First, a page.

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Keramidi is located in Greece
Coordinates: 39°34′N 22°54′E / 39.567°N 22.900°E / 39.567; 22.900Coordinates: 39°34′N 22°54′E / 39.567°N 22.900°E / 39.567; 22.900
Country Greece
Administrative region Thessaly
Regional unit Magnesia
Municipality Rigas Feraios
Population (2001)[1]
 • Municipal unit 782
Time zone EET (UTC+2)
 • Summer (DST) EEST (UTC+3)
Vehicle registration ΒΟ

Keramidi (Greek: Κεραμίδι) is a village and a former community in Magnesia, Thessaly, Greece. Since the 2011 local government reform it is part of the municipality Rigas Feraios, of which it is a municipal unit.[2] Population 782 (2001). Keramidi combines mountain and sea. It is situated at 300 meters above sea level and at about 5 kilometers from the north Aegean Sea. It is believed that there was a citadel and supply community at the sea level, dating back to the ancient Greece, which may have been called Kastanea, at the time of Homer. He mentions Kastanea as the locale where the Persian fleet was run ashore by a storm. There exist the remains of a massive-stone, fortified castle, and a legend that the treasures carried by the fleet were brought ashore and buried. The location of the Kastanea Castle is at top of a cliff by the sea, whereas Keramidi was built higher-up at the side of a mountain that is not readily visible from the sea. There, as early as the 17th century, the community of Keramidi grew isolated from the influence of the Turks during the 400-year occupation of Greece by the Ottoman Empire. Until the early 1950s, there was only access to Keramidi by mules and horses, and by always by the sea. Kamari, meaning the pride, has been the port/beach for Keramidi. Kamari is now one of the least polluted shores and a summer/vacation hamlet. There is an asphalt-top road that connects Keramidi with Kamari. Also, there is the port and hamlet of Agrilia, where fisherman moor their boats now instead of the beach of Kamari.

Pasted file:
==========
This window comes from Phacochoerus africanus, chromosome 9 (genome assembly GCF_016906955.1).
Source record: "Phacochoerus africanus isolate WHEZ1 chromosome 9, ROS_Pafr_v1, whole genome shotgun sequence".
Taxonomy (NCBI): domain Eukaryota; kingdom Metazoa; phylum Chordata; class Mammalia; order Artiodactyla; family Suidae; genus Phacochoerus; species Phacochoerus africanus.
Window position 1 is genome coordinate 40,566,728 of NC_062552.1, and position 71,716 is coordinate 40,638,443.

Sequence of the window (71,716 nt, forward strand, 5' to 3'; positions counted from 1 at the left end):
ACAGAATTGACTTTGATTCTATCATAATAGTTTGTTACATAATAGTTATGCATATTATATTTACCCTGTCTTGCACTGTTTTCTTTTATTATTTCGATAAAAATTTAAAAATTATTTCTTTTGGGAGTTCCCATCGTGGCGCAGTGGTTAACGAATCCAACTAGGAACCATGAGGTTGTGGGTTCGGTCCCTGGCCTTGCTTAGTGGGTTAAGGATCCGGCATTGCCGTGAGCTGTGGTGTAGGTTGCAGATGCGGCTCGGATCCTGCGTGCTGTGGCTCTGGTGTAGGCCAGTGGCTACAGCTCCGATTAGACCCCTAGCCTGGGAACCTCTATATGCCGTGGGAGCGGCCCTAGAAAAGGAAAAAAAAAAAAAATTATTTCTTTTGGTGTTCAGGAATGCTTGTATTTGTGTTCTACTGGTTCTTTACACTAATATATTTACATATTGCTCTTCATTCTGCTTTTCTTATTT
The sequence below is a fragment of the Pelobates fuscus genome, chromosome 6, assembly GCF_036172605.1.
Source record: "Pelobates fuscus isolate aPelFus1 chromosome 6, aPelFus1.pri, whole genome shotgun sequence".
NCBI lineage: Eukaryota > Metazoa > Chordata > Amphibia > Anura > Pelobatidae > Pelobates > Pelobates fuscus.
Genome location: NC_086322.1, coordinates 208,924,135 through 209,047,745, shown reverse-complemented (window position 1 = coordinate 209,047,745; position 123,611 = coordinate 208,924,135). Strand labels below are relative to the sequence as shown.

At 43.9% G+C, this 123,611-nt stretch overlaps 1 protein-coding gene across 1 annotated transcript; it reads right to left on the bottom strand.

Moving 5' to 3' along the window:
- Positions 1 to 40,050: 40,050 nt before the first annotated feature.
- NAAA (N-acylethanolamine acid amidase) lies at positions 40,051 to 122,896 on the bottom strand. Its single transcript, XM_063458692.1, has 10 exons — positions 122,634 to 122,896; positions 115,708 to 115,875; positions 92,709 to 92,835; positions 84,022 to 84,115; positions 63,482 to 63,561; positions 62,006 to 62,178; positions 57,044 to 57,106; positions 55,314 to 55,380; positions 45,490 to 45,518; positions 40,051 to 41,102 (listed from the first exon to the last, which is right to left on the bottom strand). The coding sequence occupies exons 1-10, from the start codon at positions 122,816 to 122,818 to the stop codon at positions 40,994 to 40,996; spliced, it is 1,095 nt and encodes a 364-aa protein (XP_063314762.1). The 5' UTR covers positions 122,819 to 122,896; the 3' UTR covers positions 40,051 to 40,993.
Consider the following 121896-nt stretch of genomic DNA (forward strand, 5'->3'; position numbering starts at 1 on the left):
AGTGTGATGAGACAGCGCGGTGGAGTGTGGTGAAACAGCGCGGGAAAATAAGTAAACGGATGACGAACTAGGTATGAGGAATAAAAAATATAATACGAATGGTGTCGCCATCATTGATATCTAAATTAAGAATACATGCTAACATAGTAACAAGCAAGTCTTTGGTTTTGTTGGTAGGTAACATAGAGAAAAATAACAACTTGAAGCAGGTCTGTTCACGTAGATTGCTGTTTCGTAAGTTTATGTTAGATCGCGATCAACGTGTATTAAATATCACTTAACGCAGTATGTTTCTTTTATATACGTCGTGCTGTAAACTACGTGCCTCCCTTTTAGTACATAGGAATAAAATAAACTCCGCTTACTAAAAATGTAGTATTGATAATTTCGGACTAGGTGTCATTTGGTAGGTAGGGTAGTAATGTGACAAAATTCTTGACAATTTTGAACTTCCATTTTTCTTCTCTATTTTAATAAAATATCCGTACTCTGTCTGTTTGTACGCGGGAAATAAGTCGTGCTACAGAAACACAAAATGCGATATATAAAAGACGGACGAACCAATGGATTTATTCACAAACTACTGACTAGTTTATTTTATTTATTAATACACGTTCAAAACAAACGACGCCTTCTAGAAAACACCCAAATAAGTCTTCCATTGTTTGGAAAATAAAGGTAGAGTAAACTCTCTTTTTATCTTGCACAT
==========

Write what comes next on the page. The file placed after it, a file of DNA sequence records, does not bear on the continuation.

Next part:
External links[edit]


  1. ^ De Facto Population of Greece Population and Housing Census of March 18th, 2001 (PDF 39 MB). National Statistical Service of Greece. 2003. 
  2. ^ Kallikratis law Greece Ministry of Interior (Greek)